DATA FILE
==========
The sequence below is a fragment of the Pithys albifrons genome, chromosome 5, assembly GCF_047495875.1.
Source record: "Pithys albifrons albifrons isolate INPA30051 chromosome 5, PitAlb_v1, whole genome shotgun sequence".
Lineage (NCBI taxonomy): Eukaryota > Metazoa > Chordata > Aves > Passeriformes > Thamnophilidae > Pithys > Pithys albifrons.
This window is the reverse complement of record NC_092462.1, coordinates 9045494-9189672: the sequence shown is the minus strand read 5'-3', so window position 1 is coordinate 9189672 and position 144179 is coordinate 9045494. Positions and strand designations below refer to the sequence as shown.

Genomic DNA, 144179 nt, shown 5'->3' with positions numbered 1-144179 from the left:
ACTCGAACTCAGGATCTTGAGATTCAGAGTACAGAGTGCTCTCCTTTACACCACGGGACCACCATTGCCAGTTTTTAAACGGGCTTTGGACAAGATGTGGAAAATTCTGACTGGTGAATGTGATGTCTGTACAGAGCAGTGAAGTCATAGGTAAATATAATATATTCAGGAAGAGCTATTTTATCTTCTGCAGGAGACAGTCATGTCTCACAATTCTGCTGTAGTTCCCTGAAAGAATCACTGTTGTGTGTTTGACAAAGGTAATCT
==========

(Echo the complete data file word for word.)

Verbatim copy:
The sequence below is a fragment of the Pithys albifrons genome, chromosome 5, assembly GCF_047495875.1.
Source record: "Pithys albifrons albifrons isolate INPA30051 chromosome 5, PitAlb_v1, whole genome shotgun sequence".
Lineage (NCBI taxonomy): Eukaryota > Metazoa > Chordata > Aves > Passeriformes > Thamnophilidae > Pithys > Pithys albifrons.
This window is the reverse complement of record NC_092462.1, coordinates 9045494-9189672: the sequence shown is the minus strand read 5'-3', so window position 1 is coordinate 9189672 and position 144179 is coordinate 9045494. Positions and strand designations below refer to the sequence as shown.

Genomic DNA, 144179 nt, shown 5'->3' with positions numbered 1-144179 from the left:
ACTCGAACTCAGGATCTTGAGATTCAGAGTACAGAGTGCTCTCCTTTACACCACGGGACCACCATTGCCAGTTTTTAAACGGGCTTTGGACAAGATGTGGAAAATTCTGACTGGTGAATGTGATGTCTGTACAGAGCAGTGAAGTCATAGGTAAATATAATATATTCAGGAAGAGCTATTTTATCTTCTGCAGGAGACAGTCATGTCTCACAATTCTGCTGTAGTTCCCTGAAAGAATCACTGTTGTGTGTTTGACAAAGGTAATCT